But first an important note about Orville. Orville is needlessly jealous about his loving wife Zelda (played by Felicia Farr), a jealousy that is creepy even when played for laughs. He’s always checking up on her, grilling the milk man about a note she left (it was for milk and eggs) and calling the dentist to see if she really had an appointment. Every male is a threat – even his very young piano student.
Why does this matter? Dino loves women. He loves them so much that if he goes for even one night without “being” with one, he tells Orville, he’ll wake with a headache. There’s no way Orville will let him near Zelda now and that’s where the film dives into absurdity.
Polly the prostitute is hired for $25 to be Orville’s wife for a night, the main objective is to woo Dino with whatever is needed to get him to hear Barney and Orville’s song. To get his real wife out of the house, Orville sets up the lamest fake fight ever and Zelda runs home to mommy. (“You trust me? That’s a lousy thing to say about your husband,” he snipes.)
What could go wrong?
Everything, especially when Polly arrives. You’ll get a kick out of her her in a barely there crop/bikini top and fake jewel in her navel (she works at the Belly Button Club). Her hair is mussed, her makeup dark around the eyes. Polly has a cold and stuffy nose that accentuate the huskiness of her voice and accent.
She’s game for this silly plan even if she’s taken aback when Orville asks her to wear his wife’s dress (that’s not the only nod to “Vertigo”). “What are you, some type of weirdie?” Polly asks.
As expected, Dino is instantly attracted to Polly and doesn’t hide it. She comically rolls her eyes at him and politely keeps him at bay when he gets out of hand. While Dino’s star power quickly fades as he’s seen for the charming cad he is, a tenderness grows between Polly and the neurotic Orville.
Polly falls easily into playing Orville’s “wife,” then it becomes obvious she’s not acting anymore. She is truly excited – like a real wife would be – when Dino agrees to use one of Orville’s songs. When Orville sings something he wrote for Zelda, Polly’s emotions overtake her face. In a lovely and unexpected moment, she sits with her head on his shoulder as he plays the piano. (Novak is wonderful in these scenes.) The two look content, each losing the anxiousness they had earlier. If this were another type of movie, these two would find happiness together.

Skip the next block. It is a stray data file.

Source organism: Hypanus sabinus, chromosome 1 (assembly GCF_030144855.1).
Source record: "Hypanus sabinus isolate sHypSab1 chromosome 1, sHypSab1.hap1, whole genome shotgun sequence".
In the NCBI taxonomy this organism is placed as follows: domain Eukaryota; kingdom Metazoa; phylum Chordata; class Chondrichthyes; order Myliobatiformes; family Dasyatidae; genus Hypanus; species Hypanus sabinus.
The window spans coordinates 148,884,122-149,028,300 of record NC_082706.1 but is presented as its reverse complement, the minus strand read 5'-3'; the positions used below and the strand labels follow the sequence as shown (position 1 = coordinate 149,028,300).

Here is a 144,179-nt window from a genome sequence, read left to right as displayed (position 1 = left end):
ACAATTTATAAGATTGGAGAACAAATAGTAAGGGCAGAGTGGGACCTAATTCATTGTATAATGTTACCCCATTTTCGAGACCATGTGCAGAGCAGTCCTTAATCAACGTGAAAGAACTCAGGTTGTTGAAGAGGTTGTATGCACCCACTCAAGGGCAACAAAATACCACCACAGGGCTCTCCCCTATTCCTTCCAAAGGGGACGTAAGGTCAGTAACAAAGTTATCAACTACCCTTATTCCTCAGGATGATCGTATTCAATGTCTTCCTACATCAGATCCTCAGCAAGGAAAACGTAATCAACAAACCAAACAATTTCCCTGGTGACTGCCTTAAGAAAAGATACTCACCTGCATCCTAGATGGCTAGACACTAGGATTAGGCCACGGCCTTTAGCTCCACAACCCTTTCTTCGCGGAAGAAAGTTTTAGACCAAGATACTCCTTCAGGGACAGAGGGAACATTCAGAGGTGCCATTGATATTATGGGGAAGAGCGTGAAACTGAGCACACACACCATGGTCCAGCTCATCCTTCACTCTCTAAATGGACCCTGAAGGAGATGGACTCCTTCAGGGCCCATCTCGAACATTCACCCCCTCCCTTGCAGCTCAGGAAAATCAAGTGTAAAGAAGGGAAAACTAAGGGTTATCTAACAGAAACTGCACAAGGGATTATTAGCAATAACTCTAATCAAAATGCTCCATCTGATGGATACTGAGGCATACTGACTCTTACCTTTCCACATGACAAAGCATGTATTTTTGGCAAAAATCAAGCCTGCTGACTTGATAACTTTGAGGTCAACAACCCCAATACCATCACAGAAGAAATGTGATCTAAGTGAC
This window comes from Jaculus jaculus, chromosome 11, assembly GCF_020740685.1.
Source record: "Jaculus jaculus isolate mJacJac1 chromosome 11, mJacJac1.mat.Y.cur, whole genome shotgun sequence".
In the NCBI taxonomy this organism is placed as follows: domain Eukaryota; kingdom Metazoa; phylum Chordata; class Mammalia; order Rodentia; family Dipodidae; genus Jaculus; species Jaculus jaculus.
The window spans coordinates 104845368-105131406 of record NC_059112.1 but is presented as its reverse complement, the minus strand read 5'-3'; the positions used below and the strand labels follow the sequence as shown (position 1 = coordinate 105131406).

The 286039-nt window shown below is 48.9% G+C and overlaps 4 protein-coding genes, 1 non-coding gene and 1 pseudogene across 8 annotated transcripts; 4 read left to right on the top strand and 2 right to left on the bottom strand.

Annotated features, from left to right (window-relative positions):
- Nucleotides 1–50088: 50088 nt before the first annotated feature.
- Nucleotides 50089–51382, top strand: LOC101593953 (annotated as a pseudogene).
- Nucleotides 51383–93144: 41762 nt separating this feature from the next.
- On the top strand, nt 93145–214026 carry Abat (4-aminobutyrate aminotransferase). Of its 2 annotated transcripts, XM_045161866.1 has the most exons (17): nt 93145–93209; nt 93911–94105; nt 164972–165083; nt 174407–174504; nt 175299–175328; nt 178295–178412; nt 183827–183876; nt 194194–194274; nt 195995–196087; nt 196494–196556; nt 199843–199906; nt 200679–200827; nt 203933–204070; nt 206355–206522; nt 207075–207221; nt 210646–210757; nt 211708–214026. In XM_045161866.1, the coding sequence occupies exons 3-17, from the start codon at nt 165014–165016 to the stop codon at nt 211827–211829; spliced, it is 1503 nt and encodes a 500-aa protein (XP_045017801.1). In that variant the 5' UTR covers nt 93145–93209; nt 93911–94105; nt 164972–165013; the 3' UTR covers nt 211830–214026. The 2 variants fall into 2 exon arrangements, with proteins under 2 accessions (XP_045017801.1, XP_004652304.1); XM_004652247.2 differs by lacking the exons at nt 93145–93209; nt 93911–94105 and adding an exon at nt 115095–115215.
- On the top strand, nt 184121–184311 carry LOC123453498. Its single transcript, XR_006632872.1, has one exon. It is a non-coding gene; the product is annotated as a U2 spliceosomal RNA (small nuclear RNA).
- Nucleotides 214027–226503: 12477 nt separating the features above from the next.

But this is a sex farce so things turn upside down and chaos ensues. Dino and Zelda, the forlorn wife, somehow end up in Polly’s trailer behind The Belly Button. Polly and Zelda will meet, too.
You know where it’s going, and this “double adultery” is what got the morality police up in arms.
Wilder co-wrote the script with his frequent collaborator I.A.L. Diamond based off the play “L’ora della fantasia” (“The Dazzling Hour”) by Anna Bonacci (also the basis for the 1952 Gina Lollobrigida Italian film “Moglie per una notte” (“Wife for a Night”).
It was originally written for Marilyn Monroe who died before it was made; then Jayne Mansfield dropped out because of a pregnancy. Finally, Novak was cast as Polly. Jack Lemmon was originally offered the role of Orville J. Spooner. But Lemmon, married to Felicia Farr who played Orville’s wife, had prior commitments. Filming started with Peter Sellers who then suffered a series of heart attacks (something that would plague him throughout his life) and Ray Walston took on the role.
You may wonder what the film would have been like if Lemmon or Sellers played Orville. But you won’t wonder about Kim Novak as Polly the Pistol – she’s that good.
Now that I’ve been introduced to Polly, I can’t wait to meet more of Kim Novak’s cast of characters.
More to read
The blogathon: Click on these links to read more in the “The Kim Novak Blogathon, a 90th Birthday Celebration” hosted by The Classic Movie Muse, held from Feb. 25-27, 2023.
A love of “Picnic”: I previously wrote about my obsession with watching “Picnic” starring Kim Novak in the story The Joys of Watching “Picnic” for the umpteenth time for the “Umpteenth” blogathon hosted by Cineamaven in 2022.